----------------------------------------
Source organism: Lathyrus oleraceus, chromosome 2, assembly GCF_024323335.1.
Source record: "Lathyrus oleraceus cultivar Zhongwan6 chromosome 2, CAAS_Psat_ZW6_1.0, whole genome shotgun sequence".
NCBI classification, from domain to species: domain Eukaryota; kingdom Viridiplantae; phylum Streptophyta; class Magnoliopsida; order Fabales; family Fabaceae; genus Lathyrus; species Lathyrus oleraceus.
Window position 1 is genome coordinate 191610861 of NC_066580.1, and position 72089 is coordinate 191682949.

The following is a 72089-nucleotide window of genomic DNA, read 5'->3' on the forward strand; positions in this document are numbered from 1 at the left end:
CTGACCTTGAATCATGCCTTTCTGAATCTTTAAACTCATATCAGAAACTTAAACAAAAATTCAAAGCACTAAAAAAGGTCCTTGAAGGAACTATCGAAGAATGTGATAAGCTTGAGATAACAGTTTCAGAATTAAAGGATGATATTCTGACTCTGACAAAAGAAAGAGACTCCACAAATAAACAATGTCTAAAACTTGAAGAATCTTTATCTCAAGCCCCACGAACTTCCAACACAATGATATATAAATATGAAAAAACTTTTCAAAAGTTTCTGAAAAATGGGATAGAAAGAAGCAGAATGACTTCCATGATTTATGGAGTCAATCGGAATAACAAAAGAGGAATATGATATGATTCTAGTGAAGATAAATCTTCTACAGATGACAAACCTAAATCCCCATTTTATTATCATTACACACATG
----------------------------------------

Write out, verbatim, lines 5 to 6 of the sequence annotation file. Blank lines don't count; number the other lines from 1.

The following is a 72089-nucleotide window of genomic DNA, read 5'->3' on the forward strand; positions in this document are numbered from 1 at the left end:
CTGACCTTGAATCATGCCTTTCTGAATCTTTAAACTCATATCAGAAACTTAAACAAAAATTCAAAGCACTAAAAAAGGTCCTTGAAGGAACTATCGAAGAATGTGATAAGCTTGAGATAACAGTTTCAGAATTAAAGGATGATATTCTGACTCTGACAAAAGAAAGAGACTCCACAAATAAACAATGTCTAAAACTTGAAGAATCTTTATCTCAAGCCCCACGAACTTCCAACACAATGATATATAAATATGAAAAAACTTTTCAAAAGTTTCTGAAAAATGGGATAGAAAGAAGCAGAATGACTTCCATGATTTATGGAGTCAATCGGAATAACAAAAGAGGAATATGATATGATTCTAGTGAAGATAAATCTTCTACAGATGACAAACCTAAATCCCCATTTTATTATCATTACACACATG